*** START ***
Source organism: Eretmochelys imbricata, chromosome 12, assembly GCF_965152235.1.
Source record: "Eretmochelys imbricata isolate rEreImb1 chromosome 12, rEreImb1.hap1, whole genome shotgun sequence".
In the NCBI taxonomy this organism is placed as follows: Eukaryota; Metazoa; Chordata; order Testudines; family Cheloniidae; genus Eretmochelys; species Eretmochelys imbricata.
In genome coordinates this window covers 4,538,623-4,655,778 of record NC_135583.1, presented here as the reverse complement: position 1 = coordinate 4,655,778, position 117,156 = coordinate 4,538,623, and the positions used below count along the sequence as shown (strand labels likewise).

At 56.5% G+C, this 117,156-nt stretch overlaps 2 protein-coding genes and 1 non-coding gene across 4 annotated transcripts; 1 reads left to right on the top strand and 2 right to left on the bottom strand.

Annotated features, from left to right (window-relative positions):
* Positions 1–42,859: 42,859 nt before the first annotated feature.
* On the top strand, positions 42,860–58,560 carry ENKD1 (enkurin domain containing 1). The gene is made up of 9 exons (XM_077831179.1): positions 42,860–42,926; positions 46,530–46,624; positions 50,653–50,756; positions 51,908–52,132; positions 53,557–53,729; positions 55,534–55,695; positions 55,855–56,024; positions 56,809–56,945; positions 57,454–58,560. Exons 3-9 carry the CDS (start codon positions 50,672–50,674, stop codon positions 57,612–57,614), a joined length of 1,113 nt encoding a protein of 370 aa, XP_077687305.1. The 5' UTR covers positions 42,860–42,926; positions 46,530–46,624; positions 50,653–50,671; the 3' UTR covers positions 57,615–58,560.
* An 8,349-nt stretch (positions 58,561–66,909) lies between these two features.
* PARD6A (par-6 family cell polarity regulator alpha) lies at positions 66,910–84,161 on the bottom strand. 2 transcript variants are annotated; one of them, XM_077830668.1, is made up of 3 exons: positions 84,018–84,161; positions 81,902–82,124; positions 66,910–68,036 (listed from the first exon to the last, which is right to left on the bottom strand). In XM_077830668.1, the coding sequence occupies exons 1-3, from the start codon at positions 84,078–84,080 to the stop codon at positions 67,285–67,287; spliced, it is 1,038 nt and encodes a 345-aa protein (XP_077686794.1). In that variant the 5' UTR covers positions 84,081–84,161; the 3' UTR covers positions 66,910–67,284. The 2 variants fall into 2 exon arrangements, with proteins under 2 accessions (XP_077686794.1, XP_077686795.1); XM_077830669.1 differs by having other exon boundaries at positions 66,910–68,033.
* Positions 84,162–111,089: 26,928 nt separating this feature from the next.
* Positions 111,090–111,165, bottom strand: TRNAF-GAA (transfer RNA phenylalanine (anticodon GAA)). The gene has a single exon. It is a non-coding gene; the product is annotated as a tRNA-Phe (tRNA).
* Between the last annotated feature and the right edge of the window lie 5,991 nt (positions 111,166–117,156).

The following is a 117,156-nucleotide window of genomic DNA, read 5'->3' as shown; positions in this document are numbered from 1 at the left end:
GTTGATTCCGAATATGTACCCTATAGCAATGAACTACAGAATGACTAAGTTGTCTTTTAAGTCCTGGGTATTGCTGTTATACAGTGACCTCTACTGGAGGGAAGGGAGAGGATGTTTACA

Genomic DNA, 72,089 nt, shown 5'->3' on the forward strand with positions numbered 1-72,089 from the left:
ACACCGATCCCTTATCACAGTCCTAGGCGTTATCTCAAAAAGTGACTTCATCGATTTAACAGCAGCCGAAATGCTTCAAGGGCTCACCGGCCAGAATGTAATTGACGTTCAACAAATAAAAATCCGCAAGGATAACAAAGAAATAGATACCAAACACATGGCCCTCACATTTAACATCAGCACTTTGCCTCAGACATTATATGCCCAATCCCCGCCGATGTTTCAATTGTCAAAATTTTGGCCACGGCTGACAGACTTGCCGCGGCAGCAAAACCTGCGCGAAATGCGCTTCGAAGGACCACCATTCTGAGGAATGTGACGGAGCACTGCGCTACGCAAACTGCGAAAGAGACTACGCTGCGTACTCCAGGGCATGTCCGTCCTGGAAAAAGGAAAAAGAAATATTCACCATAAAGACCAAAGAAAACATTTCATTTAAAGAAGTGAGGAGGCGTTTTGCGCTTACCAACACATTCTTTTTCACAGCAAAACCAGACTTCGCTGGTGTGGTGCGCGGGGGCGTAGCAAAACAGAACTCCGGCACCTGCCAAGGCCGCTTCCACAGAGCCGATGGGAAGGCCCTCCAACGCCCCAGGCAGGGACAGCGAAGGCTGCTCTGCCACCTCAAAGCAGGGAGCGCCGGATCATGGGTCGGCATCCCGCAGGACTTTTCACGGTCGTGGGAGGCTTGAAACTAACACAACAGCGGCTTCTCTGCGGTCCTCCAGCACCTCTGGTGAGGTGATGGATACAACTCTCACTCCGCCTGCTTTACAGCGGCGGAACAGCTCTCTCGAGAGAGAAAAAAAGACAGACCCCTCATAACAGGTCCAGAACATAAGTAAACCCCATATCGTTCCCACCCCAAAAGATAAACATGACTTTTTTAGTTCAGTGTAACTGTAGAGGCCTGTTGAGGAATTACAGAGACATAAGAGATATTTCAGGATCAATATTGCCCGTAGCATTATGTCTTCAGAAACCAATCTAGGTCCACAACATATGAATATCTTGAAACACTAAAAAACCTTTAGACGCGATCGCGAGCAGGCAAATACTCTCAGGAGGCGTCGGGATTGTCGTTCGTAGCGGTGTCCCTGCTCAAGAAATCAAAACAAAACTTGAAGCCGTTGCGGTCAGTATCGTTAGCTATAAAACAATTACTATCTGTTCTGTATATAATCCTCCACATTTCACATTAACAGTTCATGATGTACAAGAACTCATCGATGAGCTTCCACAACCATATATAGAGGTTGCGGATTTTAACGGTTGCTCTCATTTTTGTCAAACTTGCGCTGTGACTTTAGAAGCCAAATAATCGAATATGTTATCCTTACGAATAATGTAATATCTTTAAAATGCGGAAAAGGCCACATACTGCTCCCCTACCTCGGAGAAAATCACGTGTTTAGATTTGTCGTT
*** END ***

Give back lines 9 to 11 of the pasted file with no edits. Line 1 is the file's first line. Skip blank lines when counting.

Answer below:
* An 8,349-nt stretch (positions 58,561–66,909) lies between these two features.
* PARD6A (par-6 family cell polarity regulator alpha) lies at positions 66,910–84,161 on the bottom strand. 2 transcript variants are annotated; one of them, XM_077830668.1, is made up of 3 exons: positions 84,018–84,161; positions 81,902–82,124; positions 66,910–68,036 (listed from the first exon to the last, which is right to left on the bottom strand). In XM_077830668.1, the coding sequence occupies exons 1-3, from the start codon at positions 84,078–84,080 to the stop codon at positions 67,285–67,287; spliced, it is 1,038 nt and encodes a 345-aa protein (XP_077686794.1). In that variant the 5' UTR covers positions 84,081–84,161; the 3' UTR covers positions 66,910–67,284. The 2 variants fall into 2 exon arrangements, with proteins under 2 accessions (XP_077686794.1, XP_077686795.1); XM_077830669.1 differs by having other exon boundaries at positions 66,910–68,033.
* Positions 84,162–111,089: 26,928 nt separating this feature from the next.